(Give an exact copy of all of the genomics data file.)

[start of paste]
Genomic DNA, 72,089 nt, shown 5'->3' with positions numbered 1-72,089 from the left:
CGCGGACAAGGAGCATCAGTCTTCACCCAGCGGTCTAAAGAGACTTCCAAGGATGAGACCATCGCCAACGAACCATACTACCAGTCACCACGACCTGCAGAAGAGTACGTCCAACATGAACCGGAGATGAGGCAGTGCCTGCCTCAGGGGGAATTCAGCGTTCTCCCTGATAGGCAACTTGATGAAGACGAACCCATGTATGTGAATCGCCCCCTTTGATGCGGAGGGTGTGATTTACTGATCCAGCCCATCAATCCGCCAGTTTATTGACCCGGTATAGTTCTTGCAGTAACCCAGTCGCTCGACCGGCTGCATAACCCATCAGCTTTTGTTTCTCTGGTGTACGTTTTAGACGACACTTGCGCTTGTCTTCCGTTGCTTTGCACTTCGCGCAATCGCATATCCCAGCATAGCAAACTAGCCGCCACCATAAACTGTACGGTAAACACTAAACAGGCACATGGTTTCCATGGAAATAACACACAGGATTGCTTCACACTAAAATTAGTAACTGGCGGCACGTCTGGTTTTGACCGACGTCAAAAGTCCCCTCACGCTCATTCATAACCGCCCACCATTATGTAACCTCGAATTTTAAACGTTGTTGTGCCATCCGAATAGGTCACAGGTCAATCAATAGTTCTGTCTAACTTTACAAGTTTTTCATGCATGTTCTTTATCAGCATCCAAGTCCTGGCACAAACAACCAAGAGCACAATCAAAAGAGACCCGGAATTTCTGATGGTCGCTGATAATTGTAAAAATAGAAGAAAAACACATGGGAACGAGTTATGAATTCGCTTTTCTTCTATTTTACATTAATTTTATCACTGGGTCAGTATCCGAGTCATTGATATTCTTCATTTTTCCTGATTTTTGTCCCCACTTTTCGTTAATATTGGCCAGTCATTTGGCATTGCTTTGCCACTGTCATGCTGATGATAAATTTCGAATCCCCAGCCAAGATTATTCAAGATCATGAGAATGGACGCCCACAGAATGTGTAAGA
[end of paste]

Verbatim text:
Genomic DNA, 72,089 nt, shown 5'->3' with positions numbered 1-72,089 from the left:
CGCGGACAAGGAGCATCAGTCTTCACCCAGCGGTCTAAAGAGACTTCCAAGGATGAGACCATCGCCAACGAACCATACTACCAGTCACCACGACCTGCAGAAGAGTACGTCCAACATGAACCGGAGATGAGGCAGTGCCTGCCTCAGGGGGAATTCAGCGTTCTCCCTGATAGGCAACTTGATGAAGACGAACCCATGTATGTGAATCGCCCCCTTTGATGCGGAGGGTGTGATTTACTGATCCAGCCCATCAATCCGCCAGTTTATTGACCCGGTATAGTTCTTGCAGTAACCCAGTCGCTCGACCGGCTGCATAACCCATCAGCTTTTGTTTCTCTGGTGTACGTTTTAGACGACACTTGCGCTTGTCTTCCGTTGCTTTGCACTTCGCGCAATCGCATATCCCAGCATAGCAAACTAGCCGCCACCATAAACTGTACGGTAAACACTAAACAGGCACATGGTTTCCATGGAAATAACACACAGGATTGCTTCACACTAAAATTAGTAACTGGCGGCACGTCTGGTTTTGACCGACGTCAAAAGTCCCCTCACGCTCATTCATAACCGCCCACCATTATGTAACCTCGAATTTTAAACGTTGTTGTGCCATCCGAATAGGTCACAGGTCAATCAATAGTTCTGTCTAACTTTACAAGTTTTTCATGCATGTTCTTTATCAGCATCCAAGTCCTGGCACAAACAACCAAGAGCACAATCAAAAGAGACCCGGAATTTCTGATGGTCGCTGATAATTGTAAAAATAGAAGAAAAACACATGGGAACGAGTTATGAATTCGCTTTTCTTCTATTTTACATTAATTTTATCACTGGGTCAGTATCCGAGTCATTGATATTCTTCATTTTTCCTGATTTTTGTCCCCACTTTTCGTTAATATTGGCCAGTCATTTGGCATTGCTTTGCCACTGTCATGCTGATGATAAATTTCGAATCCCCAGCCAAGATTATTCAAGATCATGAGAATGGACGCCCACAGAATGTGTAAGA